I was delighted to have been invited by Professors Zhiwei Tong and Sun Ping of East China University of Political Science and Law to conduct a workshop for faculty and students on “The Protection of the Rights of Corporations Under U.S: Constitutional Law.” The workshop took place on the campus of the ECUPL in Shanghai, PRC on April 27, 2018.
As Chinese companies have begun to expand their operations and ownership structures well beyond the borders of the People’s Republic, the issues of rights protections for their enterprises has become a subject of greater interest to academics, students and policymakers both within and outside government. The interest is not purely academic. The recent legal difficulties of ZTE and Huawei in the United States have served to remind Chinese enterprises of the need to better understand and protect their rights when operating within the United States, as well as the need to consider the benefits and challenges of domesticating their enterprises within the United States. In the context of ZTE and Huawei in particular, it also evidences the dangers of failing to understand the rights and obligations of corporations that come within the purview of U.S. sanctions and secrets law. More generally, a working knowledge of the relationship of corporations to the law, and especially to cluster of fundamental law protections afforded enterprise in the U.S. would be essential for better managing domestic operations as well as those that might “touch and concern” the United States.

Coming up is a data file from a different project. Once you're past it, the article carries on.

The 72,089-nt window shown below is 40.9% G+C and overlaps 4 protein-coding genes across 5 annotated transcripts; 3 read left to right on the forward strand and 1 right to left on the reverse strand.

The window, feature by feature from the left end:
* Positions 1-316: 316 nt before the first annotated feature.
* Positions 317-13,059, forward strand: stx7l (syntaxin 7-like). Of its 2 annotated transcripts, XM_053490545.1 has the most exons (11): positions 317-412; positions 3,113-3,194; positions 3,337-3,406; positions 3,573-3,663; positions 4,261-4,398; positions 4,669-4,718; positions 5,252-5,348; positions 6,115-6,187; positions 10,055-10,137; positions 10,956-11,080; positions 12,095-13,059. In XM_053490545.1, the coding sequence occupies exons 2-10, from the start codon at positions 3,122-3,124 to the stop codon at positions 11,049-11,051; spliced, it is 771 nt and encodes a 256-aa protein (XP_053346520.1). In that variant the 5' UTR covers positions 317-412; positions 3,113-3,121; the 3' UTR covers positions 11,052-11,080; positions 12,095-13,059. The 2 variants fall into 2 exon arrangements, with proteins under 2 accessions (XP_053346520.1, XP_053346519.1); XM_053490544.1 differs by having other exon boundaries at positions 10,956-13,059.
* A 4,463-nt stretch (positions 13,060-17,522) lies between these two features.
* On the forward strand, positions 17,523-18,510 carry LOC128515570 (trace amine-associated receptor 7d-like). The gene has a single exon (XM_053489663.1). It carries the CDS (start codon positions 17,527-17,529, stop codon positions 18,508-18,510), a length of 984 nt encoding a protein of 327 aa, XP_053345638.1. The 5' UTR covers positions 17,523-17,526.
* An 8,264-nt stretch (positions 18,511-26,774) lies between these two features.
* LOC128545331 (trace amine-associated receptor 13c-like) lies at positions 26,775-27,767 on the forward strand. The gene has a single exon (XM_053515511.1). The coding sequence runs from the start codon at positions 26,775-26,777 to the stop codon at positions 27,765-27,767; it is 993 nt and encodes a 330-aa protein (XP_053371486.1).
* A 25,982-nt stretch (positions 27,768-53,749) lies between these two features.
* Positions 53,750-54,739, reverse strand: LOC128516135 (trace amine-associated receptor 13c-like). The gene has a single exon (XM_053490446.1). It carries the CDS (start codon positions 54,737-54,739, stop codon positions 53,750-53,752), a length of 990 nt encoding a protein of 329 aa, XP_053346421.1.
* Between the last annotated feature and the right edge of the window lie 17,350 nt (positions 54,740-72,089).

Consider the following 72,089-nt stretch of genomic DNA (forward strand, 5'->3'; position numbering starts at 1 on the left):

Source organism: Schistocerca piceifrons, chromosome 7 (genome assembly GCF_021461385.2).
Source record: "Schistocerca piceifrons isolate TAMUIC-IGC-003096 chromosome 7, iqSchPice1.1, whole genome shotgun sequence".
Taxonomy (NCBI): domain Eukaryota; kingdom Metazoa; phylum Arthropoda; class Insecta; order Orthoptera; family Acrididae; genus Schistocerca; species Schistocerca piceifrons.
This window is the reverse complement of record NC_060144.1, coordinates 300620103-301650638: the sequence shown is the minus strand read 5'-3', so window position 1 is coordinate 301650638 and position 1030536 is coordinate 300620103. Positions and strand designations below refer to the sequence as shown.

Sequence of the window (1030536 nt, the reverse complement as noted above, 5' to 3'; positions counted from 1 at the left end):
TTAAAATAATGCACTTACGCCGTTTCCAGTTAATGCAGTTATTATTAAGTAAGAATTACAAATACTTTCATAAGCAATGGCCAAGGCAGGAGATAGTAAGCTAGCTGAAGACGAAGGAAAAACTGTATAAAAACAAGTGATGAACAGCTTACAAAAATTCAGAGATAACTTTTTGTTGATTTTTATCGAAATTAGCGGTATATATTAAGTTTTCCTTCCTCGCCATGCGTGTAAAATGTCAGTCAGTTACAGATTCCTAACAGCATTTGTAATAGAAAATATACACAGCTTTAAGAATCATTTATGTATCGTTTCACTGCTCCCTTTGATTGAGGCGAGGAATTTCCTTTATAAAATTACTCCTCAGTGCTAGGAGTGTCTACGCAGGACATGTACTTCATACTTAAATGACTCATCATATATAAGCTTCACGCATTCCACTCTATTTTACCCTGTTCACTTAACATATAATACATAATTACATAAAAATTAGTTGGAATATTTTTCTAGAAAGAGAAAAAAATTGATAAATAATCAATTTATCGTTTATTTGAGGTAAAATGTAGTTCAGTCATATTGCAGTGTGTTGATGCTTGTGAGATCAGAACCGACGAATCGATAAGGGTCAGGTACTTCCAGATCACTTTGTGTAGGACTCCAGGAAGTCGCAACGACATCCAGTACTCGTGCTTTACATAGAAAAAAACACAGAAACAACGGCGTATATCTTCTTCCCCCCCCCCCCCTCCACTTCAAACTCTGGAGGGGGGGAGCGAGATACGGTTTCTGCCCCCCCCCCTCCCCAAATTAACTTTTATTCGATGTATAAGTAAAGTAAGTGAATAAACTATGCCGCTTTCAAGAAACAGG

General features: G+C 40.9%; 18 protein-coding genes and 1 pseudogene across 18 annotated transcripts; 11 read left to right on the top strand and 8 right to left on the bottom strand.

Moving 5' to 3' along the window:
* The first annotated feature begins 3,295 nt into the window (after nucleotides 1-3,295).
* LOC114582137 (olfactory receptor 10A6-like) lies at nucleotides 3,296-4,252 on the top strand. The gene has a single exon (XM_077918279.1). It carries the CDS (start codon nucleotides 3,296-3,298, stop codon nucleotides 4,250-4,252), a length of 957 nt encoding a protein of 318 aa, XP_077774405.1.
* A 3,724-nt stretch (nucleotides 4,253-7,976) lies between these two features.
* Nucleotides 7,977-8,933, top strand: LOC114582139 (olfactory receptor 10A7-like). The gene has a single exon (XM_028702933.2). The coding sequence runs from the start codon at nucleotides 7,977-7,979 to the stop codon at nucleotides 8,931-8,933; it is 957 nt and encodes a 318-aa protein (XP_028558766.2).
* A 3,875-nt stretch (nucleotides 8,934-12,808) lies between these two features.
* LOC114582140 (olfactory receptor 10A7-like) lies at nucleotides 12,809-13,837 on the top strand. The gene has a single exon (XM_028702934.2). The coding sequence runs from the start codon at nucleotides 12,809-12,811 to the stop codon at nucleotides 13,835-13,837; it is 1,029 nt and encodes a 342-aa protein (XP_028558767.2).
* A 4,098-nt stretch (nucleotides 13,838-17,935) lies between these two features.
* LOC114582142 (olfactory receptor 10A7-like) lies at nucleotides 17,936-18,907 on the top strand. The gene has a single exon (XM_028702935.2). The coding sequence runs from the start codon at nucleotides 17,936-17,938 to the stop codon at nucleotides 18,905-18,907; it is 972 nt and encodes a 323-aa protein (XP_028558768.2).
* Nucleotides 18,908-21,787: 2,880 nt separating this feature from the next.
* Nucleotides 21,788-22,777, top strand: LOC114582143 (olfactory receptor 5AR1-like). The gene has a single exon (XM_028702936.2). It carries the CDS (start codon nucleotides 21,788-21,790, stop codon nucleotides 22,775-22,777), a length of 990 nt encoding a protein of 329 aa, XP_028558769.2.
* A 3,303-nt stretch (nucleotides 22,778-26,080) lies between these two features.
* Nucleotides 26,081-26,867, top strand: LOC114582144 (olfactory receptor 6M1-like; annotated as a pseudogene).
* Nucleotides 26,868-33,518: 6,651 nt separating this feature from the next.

For Chinese companies, in particular, the cluster of constitutional protections afforded enterprises also highlights the challenges of an area of law that is both dynamic and redolent with interpretive ambiguity. To that end, recent cases about the extent of U.S. jurisdiction for claims against foreign companies under the “Law of Nations” and cases touching on the legalization of societal expectations in business conduct are especially important—two areas of law that are themselves the subjects of Supreme Court decisions in the coming weeks. One of them, Jesner v. Arab Bank was decided at the time the of the workshop. More detail on the Jesner opinion may be accessed here (downloadable version here).
Corporate constitutionalism, once a relative backwater, has exploded again on the scene, especially as corporations are viewed increasingly as an efficient agent for promoting social change and for disciplining behaviors in markets and among individuals. In that respect both Chinese socialist development and U.S. corporate constitutionalism share some interesting intersections. It was with those ideas in mind that we discussed the nature, extent, philosophies and scope of constitutional protections of corporations under U.S. law.
The PowerPoints follow. They may also be accessed HERE.